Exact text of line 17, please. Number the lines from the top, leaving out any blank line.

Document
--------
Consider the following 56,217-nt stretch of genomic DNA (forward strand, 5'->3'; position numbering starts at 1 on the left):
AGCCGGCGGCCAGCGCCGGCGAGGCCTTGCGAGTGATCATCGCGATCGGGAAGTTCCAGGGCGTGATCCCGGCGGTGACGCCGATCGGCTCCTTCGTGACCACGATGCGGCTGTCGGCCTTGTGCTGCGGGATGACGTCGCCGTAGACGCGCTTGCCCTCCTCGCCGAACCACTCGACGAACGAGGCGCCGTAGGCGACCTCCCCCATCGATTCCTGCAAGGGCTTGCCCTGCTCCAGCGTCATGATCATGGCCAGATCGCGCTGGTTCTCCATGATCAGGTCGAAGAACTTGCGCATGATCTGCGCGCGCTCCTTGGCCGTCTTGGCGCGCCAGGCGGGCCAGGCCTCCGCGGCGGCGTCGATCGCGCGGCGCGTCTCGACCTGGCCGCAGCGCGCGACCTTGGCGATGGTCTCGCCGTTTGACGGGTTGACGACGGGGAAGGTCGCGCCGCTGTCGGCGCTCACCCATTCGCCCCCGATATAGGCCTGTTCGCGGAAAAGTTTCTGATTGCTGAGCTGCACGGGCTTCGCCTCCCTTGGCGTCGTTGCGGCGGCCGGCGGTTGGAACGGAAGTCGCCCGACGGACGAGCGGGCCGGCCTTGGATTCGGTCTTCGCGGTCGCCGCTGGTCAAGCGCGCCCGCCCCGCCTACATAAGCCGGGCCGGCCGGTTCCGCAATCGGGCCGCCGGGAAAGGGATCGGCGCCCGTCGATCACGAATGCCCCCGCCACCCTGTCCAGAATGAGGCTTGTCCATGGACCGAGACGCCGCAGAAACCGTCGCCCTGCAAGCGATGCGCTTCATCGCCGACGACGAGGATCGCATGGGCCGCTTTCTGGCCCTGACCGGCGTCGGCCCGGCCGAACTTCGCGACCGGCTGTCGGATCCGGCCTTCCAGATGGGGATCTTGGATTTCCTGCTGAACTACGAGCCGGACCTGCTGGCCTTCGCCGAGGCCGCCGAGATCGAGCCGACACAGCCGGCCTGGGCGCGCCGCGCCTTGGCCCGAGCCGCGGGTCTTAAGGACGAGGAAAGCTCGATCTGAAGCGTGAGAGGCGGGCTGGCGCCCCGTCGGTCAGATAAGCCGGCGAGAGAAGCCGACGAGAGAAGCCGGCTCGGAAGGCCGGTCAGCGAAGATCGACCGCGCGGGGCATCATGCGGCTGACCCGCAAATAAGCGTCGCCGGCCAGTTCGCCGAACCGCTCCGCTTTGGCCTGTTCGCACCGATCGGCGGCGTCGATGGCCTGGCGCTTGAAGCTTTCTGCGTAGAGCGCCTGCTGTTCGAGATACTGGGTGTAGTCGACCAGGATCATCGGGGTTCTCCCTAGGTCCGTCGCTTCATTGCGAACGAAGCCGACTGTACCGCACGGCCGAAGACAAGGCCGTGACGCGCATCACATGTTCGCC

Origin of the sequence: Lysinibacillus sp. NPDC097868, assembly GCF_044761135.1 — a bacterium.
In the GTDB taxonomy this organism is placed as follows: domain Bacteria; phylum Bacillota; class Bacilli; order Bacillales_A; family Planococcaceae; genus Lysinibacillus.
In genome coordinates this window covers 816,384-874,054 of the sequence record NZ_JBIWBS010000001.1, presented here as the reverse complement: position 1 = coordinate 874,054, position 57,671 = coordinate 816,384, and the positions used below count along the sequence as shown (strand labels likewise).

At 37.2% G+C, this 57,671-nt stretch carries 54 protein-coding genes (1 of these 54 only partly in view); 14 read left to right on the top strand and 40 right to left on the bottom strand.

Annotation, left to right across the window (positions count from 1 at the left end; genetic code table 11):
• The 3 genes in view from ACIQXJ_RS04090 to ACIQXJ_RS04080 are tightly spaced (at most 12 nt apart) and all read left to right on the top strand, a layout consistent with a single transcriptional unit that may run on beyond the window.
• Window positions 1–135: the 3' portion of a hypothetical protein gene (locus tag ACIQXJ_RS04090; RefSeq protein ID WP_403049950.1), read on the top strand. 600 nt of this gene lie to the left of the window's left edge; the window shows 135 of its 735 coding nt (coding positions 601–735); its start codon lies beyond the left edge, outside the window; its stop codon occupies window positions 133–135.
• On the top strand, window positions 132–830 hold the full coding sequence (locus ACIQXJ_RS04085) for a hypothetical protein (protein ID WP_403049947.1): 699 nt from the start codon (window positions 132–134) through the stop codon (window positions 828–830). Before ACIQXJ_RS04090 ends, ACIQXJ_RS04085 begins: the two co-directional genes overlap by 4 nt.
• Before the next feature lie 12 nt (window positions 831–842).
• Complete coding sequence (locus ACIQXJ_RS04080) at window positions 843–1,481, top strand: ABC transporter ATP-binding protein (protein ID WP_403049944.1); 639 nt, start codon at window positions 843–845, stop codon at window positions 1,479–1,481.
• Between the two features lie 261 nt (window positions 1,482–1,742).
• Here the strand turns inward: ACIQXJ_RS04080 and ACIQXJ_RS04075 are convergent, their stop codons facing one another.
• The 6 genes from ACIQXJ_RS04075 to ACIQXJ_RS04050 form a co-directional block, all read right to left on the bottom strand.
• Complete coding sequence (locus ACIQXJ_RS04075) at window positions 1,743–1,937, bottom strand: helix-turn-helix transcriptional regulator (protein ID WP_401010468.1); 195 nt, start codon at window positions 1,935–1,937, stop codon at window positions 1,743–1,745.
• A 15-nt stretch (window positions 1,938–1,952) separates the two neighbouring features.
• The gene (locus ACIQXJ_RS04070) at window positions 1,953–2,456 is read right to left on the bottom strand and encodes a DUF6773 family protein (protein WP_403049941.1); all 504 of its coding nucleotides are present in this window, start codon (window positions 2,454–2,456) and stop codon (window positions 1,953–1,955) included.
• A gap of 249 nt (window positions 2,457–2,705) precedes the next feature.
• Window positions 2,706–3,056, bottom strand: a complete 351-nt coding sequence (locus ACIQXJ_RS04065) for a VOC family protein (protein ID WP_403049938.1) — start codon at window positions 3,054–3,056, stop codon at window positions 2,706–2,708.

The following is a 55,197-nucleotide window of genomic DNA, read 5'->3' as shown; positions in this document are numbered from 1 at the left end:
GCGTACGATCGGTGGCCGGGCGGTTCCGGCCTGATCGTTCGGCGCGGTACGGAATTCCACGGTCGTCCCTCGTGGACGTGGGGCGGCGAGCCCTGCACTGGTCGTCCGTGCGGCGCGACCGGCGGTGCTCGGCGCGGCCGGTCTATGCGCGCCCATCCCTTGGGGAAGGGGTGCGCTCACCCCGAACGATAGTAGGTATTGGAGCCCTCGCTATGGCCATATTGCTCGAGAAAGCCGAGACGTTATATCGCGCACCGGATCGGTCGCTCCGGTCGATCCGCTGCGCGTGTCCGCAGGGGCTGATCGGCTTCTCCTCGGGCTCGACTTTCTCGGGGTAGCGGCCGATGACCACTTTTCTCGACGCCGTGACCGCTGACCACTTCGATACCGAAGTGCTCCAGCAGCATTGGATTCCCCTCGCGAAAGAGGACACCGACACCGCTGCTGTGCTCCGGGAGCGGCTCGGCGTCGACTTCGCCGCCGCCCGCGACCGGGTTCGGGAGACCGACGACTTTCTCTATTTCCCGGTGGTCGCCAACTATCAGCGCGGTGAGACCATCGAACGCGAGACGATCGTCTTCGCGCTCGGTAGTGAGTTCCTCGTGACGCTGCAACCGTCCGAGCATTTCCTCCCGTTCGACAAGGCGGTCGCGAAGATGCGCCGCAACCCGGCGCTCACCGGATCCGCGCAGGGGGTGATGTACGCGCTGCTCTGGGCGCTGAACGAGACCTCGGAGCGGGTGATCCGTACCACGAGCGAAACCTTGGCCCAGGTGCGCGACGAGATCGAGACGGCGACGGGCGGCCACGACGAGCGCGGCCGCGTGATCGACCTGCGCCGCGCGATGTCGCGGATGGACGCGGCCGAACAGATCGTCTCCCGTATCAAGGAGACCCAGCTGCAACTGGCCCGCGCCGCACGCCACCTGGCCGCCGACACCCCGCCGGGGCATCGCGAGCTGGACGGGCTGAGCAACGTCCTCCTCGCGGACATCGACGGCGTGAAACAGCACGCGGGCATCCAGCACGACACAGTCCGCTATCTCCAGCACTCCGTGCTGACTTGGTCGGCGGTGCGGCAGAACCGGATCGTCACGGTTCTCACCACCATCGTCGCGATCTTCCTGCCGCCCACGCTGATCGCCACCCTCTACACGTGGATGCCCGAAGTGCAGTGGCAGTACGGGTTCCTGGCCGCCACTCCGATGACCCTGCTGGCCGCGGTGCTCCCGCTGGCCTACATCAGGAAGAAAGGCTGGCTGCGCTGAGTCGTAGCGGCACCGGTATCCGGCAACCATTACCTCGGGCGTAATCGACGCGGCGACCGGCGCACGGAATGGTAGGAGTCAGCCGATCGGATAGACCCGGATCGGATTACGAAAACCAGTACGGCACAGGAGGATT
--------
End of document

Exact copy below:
• A 15-nt stretch (window positions 1,938–1,952) separates the two neighbouring features.